Aeneid Book 4, lines 238 - 258

Mercury’s journey to Carthage

by Virgil

Here is Mercury on his way to Carthage with a stern message for Aeneas from the Gods. Virgil combines a description of Mercury which is quite closely based on Homer with ideas of his own personifying Mount Atlas as a huge, craggy old man.

Mercury’s function as a psychopomp – a guide of the the souls of the dead – features in Homer’s Odyssey, where he brings the souls of Penelope’s suitors to the underworld when Odysseus has killed them. “Opening eyes in death” is a reference to the Roman custom of opening the eyes of the dead on the funeral pyre.

Mercury’s mother, Maia, was the daughter of Atlas. Mercury is called “the Cyllenian” after Mount Cyllene in Arcadia, where, according to tradition, he was born.

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Dixerat. ille patris magni parere parabat
imperio; et primum pedibus talaria nectit
aurea, quae sublimem alis sive aequora supra
seu terram rapido pariter cum flamine portant.
tum virgam capit: hac animas ille evocat Orco
pallentis, alias sub Tartara tristia mittit,
dat somnos adimitque, et lumina morte resignat.
illa fretus agit ventos et turbida tranat
nubila. iamque volans apicem et latera ardua cernit
Atlantis duri caelum qui vertice fulcit,
Atlantis, cinctum adsidue cui nubibus atris
piniferum caput et vento pulsatur et imbri,
nix umeros infusa tegit, tum flumina mento
praecipitant senis, et glacie riget horrida barba.
hic primum paribus nitens Cyllenius alis
constitit; hinc toto praeceps se corpore ad undas
misit avi similis, quae circum litora, circum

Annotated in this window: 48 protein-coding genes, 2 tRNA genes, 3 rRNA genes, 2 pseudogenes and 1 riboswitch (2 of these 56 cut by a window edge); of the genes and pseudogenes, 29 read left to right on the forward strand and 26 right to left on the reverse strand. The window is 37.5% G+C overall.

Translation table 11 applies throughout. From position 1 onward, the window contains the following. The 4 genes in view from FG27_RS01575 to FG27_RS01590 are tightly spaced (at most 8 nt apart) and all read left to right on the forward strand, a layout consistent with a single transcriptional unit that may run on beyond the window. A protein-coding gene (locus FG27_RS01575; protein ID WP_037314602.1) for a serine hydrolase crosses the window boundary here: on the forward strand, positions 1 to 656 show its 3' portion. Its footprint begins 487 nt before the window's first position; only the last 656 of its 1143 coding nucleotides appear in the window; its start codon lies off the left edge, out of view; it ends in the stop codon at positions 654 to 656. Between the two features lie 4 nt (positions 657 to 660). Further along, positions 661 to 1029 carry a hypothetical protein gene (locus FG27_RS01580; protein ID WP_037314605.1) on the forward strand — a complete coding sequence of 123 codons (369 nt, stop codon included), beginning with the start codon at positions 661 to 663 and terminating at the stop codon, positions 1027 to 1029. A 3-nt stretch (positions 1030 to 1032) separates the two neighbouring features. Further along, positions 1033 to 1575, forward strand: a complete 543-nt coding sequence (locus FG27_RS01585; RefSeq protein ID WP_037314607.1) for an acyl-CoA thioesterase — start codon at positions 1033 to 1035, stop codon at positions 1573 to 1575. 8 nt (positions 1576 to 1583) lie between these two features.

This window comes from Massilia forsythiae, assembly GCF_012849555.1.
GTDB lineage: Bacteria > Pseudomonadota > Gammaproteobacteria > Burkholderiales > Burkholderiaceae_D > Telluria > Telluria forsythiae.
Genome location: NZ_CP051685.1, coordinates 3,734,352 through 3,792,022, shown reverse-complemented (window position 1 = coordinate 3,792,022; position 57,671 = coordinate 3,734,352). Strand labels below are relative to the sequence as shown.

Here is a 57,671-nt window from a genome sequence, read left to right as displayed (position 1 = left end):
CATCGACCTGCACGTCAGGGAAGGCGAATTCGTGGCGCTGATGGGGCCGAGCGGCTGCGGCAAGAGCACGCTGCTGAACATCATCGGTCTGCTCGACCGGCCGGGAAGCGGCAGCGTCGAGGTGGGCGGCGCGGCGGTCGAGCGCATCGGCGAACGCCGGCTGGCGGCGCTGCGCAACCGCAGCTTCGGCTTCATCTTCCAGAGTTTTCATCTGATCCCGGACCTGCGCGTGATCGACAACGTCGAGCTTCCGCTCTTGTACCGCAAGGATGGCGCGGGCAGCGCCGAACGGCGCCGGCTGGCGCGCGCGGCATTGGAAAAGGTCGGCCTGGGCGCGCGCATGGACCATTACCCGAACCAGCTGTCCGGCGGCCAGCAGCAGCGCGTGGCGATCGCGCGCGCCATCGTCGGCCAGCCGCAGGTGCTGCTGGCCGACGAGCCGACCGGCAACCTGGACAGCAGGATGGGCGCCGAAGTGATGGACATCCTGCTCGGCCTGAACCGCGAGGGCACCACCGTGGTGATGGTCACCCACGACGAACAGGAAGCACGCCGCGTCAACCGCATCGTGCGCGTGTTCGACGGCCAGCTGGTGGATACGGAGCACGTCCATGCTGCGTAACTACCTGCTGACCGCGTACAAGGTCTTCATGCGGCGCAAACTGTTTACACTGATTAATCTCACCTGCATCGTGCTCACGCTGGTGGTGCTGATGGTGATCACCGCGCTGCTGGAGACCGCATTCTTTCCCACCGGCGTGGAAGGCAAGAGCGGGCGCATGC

piscosos scopulos humilis volat aequora iuxta.
haud aliter terras inter caelumque volabat
litus harenosum ad Libyae, ventosque secabat
materno veniens ab avo Cyllenia proles.

The Great Father had spoken. Mercury prepared
to obey his order, and first laced the golden
sandals on his feet which bear him aloft on
their wings as fast as the wind over sea and land.
Next he took his wand, with which he summons
pale ghosts from Orcus, sends others under sad
Tartarus, gives and takes sleep and opens eyes
in death. With it he drives the winds and swims
over the wild clouds. In flight he sees the peak
and steep sides of rough Atlas, whose crown supports
the heavens, Atlas whose pine-clad head is forever
girt with black clouds and lashed by gale and storm,
snowfall clothes his shoulders, torrents crash down
from the ancient’s chin, his bristling beard is stiff
with ice. Here the Cyllenian, hovering on both wings,
first paused, then stooped headlong close to the waves in
the shape of a bird which flies low, skimming the surface,
around the shore and the fishes’ rocky home.
Just so Cyllene’s child cut the winds as he came,
flying between earth and sky to Libya’s sandy shore
from his maternal grandsire.

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